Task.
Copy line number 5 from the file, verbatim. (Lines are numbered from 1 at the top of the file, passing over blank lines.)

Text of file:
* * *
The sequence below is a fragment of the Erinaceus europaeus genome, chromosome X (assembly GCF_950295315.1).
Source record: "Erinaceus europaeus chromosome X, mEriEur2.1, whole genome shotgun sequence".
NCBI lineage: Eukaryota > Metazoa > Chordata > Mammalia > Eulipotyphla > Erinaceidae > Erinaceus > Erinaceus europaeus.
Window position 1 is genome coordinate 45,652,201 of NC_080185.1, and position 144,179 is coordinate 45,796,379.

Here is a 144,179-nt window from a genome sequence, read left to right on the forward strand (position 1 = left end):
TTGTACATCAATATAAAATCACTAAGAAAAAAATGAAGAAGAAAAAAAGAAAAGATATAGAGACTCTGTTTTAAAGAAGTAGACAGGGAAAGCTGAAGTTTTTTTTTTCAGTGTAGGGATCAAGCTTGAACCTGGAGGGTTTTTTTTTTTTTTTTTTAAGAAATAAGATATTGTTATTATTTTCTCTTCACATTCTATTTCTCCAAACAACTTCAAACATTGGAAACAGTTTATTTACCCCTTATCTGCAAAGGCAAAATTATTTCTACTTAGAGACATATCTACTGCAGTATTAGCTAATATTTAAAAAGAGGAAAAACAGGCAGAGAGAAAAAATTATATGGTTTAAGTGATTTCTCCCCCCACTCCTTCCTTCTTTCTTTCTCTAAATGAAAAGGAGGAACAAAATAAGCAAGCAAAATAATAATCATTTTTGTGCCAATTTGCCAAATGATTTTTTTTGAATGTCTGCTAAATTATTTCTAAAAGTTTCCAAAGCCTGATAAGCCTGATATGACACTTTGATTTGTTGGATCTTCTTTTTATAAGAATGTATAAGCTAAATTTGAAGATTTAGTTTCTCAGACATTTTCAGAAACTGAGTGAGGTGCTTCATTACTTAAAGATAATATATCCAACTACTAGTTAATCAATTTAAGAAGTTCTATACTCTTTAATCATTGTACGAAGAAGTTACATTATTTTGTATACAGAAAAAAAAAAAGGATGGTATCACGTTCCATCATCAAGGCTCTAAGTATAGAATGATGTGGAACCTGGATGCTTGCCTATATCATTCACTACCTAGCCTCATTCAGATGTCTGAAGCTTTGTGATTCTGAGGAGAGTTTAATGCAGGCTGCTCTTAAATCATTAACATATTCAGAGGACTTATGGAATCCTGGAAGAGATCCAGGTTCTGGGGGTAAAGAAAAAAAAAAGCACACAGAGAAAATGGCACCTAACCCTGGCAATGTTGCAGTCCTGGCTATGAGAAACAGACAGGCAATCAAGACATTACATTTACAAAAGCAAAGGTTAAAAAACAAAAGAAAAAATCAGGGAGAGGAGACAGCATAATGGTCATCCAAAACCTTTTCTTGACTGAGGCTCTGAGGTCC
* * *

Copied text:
Here is a 144,179-nt window from a genome sequence, read left to right on the forward strand (position 1 = left end):